Arctic convoy veteran 'ecstatic' over government medal promise
A veteran of the Arctic convoys in World War II said he is "ecstatic" over the government's offer of a medal.
Herbert MacNeil, 86, from Manchester, will now be honoured after a long campaign to recognise the work of an estimated 400 veterans still alive.
Over 3,000 seamen died during Operation Dervish. Winston Churchill called the trip "the worst journey in the world".
Speaking on Wednesday, David Cameron said they were to get the recognition "they so richly deserve".
Between 1941 and 1945, the convoys carried vital supplies and arms to support Russian forces fighting the Nazis.
More than 3,000 sailors lost their lives in the missions, battling sub zero temperatures and U-boat attacks in their bid to break the German naval blockade.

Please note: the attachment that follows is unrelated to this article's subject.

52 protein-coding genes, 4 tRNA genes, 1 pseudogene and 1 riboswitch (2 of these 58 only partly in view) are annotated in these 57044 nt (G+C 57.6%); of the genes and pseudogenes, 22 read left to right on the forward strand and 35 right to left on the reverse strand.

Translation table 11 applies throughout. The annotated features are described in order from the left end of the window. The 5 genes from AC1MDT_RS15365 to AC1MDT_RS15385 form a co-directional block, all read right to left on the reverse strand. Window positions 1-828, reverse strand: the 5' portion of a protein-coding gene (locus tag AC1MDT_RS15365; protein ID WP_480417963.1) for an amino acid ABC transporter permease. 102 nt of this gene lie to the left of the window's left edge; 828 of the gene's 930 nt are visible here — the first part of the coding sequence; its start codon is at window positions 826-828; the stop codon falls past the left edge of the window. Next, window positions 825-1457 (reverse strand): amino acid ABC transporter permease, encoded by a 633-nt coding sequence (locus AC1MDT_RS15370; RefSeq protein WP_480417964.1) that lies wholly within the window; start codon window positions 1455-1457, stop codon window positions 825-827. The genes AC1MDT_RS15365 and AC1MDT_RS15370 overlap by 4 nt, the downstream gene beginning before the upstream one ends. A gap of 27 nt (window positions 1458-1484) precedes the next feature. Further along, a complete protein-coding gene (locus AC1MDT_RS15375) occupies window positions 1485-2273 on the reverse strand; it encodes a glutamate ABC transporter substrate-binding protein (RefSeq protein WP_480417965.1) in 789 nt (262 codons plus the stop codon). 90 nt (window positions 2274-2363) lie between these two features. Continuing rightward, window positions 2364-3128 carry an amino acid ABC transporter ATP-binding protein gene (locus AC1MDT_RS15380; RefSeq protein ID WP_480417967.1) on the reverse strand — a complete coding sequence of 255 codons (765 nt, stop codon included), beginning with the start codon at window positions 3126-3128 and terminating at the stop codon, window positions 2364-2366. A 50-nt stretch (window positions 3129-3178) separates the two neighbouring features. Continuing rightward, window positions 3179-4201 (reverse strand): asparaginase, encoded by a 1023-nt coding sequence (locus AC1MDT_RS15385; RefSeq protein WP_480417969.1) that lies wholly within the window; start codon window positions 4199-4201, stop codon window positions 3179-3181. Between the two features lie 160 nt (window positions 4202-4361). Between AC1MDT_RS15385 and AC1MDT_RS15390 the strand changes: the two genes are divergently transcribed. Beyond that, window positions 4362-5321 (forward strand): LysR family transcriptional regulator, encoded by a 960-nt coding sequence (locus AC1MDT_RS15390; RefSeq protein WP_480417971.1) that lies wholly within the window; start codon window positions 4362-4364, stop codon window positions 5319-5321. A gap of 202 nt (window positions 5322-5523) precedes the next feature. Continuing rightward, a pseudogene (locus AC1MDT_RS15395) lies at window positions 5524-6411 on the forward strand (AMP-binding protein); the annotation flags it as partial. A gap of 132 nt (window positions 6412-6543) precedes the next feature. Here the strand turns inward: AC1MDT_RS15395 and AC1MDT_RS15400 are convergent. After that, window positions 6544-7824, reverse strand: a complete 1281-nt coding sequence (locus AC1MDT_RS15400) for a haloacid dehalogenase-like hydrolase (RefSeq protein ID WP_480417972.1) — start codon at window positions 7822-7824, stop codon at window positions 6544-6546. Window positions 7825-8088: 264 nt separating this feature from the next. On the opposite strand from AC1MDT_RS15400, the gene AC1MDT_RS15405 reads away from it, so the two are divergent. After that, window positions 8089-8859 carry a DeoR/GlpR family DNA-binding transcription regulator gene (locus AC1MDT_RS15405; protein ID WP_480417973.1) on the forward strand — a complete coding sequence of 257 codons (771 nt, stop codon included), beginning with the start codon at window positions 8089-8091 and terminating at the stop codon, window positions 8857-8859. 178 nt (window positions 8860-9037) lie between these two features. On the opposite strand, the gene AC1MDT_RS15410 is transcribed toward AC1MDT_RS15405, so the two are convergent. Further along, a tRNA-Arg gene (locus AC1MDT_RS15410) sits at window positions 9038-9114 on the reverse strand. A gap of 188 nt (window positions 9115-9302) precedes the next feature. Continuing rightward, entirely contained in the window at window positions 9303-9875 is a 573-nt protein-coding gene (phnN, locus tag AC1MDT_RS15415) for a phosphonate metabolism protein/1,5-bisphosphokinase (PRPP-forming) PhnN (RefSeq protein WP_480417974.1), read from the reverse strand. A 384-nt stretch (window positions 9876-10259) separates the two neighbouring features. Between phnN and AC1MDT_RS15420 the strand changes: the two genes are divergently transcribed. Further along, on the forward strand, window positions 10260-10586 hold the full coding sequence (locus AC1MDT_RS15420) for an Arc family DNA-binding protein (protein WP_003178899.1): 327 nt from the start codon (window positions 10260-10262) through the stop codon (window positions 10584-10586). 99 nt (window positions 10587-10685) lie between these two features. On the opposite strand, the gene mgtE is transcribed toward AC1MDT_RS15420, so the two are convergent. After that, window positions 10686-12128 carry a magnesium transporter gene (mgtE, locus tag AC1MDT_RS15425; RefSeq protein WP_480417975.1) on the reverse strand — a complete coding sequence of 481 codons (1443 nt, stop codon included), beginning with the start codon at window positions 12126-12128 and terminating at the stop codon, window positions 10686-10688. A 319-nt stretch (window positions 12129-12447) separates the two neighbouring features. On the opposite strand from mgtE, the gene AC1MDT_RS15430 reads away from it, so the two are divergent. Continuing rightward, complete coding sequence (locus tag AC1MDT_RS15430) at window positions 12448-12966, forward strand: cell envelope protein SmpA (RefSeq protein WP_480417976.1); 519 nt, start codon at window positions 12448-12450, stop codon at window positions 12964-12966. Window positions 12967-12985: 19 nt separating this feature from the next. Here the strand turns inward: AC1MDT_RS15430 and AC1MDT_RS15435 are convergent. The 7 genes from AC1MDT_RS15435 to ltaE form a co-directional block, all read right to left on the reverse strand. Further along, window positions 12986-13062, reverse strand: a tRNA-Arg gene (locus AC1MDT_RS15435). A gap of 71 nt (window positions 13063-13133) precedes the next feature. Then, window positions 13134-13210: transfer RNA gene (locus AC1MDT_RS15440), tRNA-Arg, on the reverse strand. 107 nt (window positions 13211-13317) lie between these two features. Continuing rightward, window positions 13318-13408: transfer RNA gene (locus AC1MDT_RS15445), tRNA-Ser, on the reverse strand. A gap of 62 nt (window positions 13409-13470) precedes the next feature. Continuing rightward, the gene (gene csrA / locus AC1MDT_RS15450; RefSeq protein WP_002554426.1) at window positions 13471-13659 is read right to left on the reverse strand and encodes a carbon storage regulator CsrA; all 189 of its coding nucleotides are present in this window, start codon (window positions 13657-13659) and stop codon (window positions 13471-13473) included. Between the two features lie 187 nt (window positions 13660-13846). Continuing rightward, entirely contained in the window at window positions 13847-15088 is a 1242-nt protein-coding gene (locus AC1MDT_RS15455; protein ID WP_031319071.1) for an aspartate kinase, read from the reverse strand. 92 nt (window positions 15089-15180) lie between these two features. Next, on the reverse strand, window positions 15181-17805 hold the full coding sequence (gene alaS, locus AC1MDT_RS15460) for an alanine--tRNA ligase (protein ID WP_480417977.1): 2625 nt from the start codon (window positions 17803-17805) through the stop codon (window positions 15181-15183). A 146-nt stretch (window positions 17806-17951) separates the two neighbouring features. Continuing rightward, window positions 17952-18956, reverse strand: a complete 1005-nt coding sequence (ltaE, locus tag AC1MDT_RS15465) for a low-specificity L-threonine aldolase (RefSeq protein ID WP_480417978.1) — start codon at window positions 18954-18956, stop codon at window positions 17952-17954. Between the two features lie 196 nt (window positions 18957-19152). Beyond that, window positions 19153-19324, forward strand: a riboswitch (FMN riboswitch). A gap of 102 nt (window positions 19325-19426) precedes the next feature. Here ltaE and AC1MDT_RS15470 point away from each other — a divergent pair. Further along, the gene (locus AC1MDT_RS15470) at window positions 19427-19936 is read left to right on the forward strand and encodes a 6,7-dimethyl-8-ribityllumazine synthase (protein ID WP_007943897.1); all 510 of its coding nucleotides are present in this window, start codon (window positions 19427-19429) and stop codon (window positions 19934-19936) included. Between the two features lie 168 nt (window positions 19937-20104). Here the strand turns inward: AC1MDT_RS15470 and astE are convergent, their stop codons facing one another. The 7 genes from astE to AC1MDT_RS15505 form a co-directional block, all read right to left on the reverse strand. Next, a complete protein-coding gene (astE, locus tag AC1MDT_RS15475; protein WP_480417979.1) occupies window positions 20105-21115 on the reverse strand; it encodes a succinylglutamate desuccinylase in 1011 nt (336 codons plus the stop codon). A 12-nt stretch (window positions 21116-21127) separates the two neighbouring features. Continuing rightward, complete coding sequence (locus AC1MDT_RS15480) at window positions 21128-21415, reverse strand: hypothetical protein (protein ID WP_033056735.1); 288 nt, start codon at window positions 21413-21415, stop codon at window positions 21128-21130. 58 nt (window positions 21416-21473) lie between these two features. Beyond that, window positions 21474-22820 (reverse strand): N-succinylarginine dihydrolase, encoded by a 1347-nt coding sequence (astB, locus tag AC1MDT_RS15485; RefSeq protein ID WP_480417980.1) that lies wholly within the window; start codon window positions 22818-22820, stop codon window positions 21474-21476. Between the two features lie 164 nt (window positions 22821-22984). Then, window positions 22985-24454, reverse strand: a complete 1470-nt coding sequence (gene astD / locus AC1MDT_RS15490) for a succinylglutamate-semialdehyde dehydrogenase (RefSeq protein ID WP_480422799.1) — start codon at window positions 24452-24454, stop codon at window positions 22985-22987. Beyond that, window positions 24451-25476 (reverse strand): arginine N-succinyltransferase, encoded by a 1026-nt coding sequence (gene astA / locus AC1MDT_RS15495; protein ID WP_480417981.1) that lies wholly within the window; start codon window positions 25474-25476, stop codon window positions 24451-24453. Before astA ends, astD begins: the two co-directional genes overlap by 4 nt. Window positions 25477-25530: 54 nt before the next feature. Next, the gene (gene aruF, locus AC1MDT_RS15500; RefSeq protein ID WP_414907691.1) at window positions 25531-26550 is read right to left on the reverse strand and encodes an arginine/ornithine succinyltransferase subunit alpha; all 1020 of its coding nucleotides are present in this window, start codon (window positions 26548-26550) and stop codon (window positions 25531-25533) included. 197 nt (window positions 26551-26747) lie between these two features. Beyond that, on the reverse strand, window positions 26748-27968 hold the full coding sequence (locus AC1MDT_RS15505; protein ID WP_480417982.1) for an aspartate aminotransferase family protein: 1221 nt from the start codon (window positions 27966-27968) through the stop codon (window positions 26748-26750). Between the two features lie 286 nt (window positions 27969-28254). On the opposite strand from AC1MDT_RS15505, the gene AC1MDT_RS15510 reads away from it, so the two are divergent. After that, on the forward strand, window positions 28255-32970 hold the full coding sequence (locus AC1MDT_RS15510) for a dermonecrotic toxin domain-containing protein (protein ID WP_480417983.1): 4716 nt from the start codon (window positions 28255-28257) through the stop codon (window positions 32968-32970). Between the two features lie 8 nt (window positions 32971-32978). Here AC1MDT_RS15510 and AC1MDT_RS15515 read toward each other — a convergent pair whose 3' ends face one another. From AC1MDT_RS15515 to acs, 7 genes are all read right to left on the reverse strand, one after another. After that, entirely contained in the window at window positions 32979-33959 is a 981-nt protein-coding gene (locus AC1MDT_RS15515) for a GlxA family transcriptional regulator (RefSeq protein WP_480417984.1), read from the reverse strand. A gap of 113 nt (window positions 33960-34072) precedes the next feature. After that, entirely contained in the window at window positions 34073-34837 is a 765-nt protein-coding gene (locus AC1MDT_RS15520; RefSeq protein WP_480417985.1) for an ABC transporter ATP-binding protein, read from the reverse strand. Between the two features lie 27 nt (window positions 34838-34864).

Mr MacNeil, who joined the Royal Navy in 1941, aged 16, said: "I'm ecstatic. It has gone on for such a long time, well over ten years, now at last we have got it.
"We were escorting the merchant ships, protecting them from the enemy.
"If you got ice on the deck, you had a chance of capsizing because of the extra weight."
Previous calls for medals were turned down on grounds of protocol.
During Prime Minister's Questions, David Cameron told MPs he had accepted the recommendations of a review of military medals carried out by former diplomat Sir John Holmes.
He said: "I am very pleased that some of the brave men of the Arctic convoys will get the recognition they so richly deserve for the very dangerous work they did."
Mr MacNeil has been honoured four times by the Russians in 1985, 1995, 2005 and 2010.
Minister of State for Defence Personnel, Welfare and Veterans Mark Francois said they were currently looking at the "implementation" of issuing the awards and a further announcement will be made by the spring.